The superscript is not a general one , you can only make superscript 2. They are Alt Codes.

    http://www.alt-codes.net/

    However, don't get too excited...many of these do not decode in this forum, but some do.
  5. Subscriberjoe shmo
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    10 May '14 23:441 edit
    Originally posted by joe shmo
    Thanks

    The superscript is not a general one , you can only make superscript 2. They are Alt Codes.

    http://www.alt-codes.net/

    However, don't get too excited...many of these do not decode in this forum, but some do.
    II. P = 4/C(12,6)

    C(12,6) = 12!/(6!*(12-6)!)

    C(12,6) = 924

    P = 4/924
  6. Joined
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    10 May '14 23:501 edit
    Originally posted by joe shmo
    II. P = 4/C(12,6)

    C(12,6) = 12!/(6!*(12-6)!)

    C(12,6) = 924

    P = 4/924
    The book gives the answer as being a substantially higher probability than that. How do you justify the 4 in the numerator of your first line?
  7. Subscriberjoe shmo
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    11 May '14 00:051 edit
    Originally posted by Paul Dirac II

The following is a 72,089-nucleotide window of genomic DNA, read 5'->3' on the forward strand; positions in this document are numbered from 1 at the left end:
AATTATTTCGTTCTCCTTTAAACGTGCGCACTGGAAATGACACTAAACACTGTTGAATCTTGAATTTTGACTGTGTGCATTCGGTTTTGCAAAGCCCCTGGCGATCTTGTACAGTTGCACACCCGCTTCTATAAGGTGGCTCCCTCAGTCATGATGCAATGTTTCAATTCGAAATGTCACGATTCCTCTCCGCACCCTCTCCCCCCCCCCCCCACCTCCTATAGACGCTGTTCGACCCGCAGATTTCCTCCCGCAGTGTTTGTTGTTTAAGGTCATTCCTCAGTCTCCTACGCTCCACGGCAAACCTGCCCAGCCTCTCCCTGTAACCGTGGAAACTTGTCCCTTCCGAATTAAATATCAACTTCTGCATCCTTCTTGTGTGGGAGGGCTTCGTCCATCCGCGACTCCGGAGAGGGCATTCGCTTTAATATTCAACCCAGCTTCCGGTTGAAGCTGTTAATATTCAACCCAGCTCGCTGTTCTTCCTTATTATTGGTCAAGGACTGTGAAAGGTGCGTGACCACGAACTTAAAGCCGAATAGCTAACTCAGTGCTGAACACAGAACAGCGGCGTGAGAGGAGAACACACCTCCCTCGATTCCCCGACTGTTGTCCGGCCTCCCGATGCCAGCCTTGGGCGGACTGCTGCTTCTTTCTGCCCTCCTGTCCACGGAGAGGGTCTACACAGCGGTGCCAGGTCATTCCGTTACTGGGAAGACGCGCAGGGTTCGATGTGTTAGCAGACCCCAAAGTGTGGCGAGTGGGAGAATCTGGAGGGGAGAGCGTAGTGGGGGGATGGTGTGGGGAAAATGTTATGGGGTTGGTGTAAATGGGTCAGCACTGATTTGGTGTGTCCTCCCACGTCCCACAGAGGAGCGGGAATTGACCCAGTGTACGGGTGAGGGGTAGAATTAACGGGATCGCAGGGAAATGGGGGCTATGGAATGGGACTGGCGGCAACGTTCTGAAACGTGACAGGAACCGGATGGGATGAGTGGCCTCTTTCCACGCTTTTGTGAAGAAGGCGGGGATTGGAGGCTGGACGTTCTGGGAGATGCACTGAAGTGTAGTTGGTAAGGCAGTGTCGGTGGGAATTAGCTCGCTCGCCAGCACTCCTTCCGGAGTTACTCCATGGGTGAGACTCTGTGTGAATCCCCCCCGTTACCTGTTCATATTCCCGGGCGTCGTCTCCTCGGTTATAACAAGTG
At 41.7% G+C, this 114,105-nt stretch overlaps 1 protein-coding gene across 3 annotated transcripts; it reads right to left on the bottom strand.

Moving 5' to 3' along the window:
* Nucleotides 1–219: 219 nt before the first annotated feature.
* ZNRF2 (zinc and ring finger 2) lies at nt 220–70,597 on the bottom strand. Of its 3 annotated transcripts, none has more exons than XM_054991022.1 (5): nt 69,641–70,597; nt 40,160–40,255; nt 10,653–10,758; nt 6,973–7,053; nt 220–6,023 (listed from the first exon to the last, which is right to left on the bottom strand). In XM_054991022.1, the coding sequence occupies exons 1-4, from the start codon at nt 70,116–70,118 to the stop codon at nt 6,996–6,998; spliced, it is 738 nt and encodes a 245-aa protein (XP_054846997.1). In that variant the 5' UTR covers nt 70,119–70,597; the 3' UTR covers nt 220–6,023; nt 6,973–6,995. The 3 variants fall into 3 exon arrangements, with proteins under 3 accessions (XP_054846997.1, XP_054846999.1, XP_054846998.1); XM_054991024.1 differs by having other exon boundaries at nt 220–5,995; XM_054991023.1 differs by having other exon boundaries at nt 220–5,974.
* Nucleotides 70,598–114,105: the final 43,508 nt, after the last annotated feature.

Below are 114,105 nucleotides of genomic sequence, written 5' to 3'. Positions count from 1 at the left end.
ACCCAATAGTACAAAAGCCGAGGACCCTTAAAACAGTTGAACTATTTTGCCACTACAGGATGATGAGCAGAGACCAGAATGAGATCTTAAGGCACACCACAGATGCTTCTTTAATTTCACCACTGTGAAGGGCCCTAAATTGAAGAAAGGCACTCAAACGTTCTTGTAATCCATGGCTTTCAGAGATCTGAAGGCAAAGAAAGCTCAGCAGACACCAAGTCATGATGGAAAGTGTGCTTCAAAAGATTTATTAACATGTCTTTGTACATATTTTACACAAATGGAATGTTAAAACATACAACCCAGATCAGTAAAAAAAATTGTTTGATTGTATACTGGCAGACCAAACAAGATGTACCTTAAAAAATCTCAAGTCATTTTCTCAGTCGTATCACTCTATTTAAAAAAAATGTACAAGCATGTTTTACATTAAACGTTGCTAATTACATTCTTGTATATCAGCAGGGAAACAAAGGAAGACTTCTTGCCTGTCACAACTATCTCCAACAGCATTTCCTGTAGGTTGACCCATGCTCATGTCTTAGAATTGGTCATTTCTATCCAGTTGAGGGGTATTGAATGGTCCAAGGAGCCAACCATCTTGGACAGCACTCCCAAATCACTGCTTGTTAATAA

The book gives the answer as being a substantially higher probability than that. How do you justify the 4 in the numerator of your first line?
    I suppose Iv'e overlooked something. I assumed there were only 4 favorable cases where the sum of the 6 coins is >= 50 cents

    Namely:

    10,10,10,10,10,10
    ....................,5
    ....................,1
    ..................5,5

    I'm admittedly weak in combinatorics.
  8. Joined
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    11 May '14 00:532 edits
    It might help to briefly consider an alternative problem where the box contains two pennies, four nickels, and a million dimes. Intuitively, the probability of totaling at least 50 cents when pulling six coins out randomly from such a box is almost 100%.

    Another thing that might help in the case of the box of 2 + 4 + 6 coins is to imagine some sneaky person has penciled labels on the coins. For example, one of the dimes might have 'A' written on it, another dime might have 'B' written on it, and so on.